Particle Physics Theory
The Glasgow Particle Physics Theory group researches fundamental particles and their interactions. We are principally interested in phenomena that can be probed at current and next generation particle colliders, such as the Large Hadron Collider, SuperKEKB, and the International Linear Collider. We use our current model of particle physics, the Standard Model, to make predictions that can be tested by our experimental colleagues. We also examine models of exotic new physics beyond the Standard Model.
In particular, we focus on the behaviour of the strong force as described by Quantum Chromodynamics, both at high energies (via perturbation theory) and at low energies (via lattice QCD); the physics of the Higgs boson; and models beyond the Standard Model such as supersymmetry, extra dimensions, and little Higgs.
The main areas of research pursued by our group are:
The Standard Model
The Standard Model of particle physics is at present our best theory for explaining how the universe works on a fundamental level. It describes the interactions of the fundamental particles via three of the four fundamental forces.
The particles themselves are divided into two groups, bosons and fermions. The fermions (spin-half particles) are "matter" particles that makes up the elements around us, and are further divided into quarks and leptons. The quarks are the constituents of the proton and neutron, while the electron is an example of a lepton. The bosons are sometimes referred to as the "force carriers" and are responsible for the forces between particles. A force carrier is exchanged between two particles, transferring momentum and providing a force. The final particle is the Higgs boson, which is intimately linked to the origin of particle masses.
The three forces described by the Standard Model are:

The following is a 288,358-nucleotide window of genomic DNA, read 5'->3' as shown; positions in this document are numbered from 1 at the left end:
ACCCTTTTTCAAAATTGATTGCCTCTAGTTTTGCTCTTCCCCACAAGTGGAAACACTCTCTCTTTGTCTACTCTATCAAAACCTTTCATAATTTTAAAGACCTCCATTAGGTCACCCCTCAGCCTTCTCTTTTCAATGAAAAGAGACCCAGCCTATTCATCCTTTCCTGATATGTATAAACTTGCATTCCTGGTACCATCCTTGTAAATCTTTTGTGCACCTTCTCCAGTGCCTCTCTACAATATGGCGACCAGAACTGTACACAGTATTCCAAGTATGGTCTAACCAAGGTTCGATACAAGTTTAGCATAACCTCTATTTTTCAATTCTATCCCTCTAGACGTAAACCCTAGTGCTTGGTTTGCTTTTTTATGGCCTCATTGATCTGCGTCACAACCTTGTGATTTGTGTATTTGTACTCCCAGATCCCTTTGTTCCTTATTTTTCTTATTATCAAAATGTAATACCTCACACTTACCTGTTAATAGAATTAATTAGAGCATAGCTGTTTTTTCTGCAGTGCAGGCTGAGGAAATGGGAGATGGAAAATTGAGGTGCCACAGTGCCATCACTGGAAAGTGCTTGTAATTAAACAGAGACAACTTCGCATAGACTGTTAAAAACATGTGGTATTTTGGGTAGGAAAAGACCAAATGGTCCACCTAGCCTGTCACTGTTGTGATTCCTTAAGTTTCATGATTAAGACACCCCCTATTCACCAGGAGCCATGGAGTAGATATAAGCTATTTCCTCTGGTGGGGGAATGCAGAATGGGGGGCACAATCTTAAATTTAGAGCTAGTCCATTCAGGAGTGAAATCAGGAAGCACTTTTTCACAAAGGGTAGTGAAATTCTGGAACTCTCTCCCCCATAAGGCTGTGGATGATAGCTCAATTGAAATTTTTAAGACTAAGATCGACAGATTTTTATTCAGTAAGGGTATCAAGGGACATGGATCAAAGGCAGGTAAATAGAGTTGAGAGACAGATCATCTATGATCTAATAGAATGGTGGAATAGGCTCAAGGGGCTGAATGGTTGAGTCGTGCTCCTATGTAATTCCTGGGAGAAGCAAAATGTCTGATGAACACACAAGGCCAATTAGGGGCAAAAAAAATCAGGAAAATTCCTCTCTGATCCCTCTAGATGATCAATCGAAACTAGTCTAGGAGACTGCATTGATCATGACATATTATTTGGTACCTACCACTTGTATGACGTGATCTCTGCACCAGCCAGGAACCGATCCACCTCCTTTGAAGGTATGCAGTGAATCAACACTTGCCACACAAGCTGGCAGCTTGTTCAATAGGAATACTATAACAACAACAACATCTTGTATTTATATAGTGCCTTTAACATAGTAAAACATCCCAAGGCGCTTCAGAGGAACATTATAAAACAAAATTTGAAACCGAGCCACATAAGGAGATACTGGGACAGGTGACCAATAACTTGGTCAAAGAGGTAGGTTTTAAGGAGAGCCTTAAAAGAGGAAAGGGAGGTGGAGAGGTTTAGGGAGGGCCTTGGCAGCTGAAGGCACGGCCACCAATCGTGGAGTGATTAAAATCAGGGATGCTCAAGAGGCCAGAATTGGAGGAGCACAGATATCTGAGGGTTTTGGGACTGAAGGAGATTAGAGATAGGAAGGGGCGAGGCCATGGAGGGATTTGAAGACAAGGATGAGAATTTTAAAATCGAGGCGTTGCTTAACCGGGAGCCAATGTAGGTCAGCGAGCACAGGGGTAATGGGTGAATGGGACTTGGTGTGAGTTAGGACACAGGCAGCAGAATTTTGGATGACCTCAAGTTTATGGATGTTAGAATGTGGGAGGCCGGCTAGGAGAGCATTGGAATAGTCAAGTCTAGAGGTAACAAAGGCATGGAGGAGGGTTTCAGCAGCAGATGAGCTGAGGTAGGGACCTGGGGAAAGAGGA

- Electromagnetism: This force effects particle which have electric charge, such as the electron, and is responsible for both electricity and magnetism. In the Standard Model it is described by the theory of Quantum ElectroDynamics (QED), where the force is passed from one particle to another by exchanging a photon (a particle of light).
- The strong nuclear force: This force is felt by particles which have "color" charge. It is responsible for holding together three quarks to form a proton or neutron. The proton consists of two up quarks and a down quark, while the neutron is two down quarks with an up quark. This force is mediated by the exchange of gluons and is described by the theory of Quantum ChromoDynamics (QCD).
- The weak nuclear force: This force is not so apparent in everyday life as the other three. It is manifest in beta decays, for example, where a neatron decays to a proton, electron and neutrino. It is mediated by the exchange of W and Z bosons. This force is unusual because the W and Z bosons are rather heavy, making them difficult to produce and the force very short range. It is believed that the Higgs boson is linked to their mass, as explained by the Higgs mechanism of Electroweak Symmetry breaking, but this has not yet been experimentally confirmed.
The remaining force, the force of Gravity is absent from the Standard Model. It is much much weaker than the other three, and is not relevant to the interactions of particles at low energies.
High Energy Colliders
In order to experimentally investigate these forces, machines have been built that accelerate charged particles to ever-higher energies and collide them together. These high-energy collisions produce the fundamental particles and allow us to study their interactions, testing the Standard Model. Until its shutdown in 2011, the highest energies achieved were at the Tevatron collider at Fermilab (just outside of Chicago, USA), which accelerated protons and anti-protons to energies of almost 1000 times their rest mass, 1 TeV. These energies were surpassed when the Large Hadron Collider (at CERN in Geneva, Switzerland) began running in 2009. Data was initially taken at a total energy of 7 TeV. In 2015, after an upgrade, the LHC began operating at 13 TeV.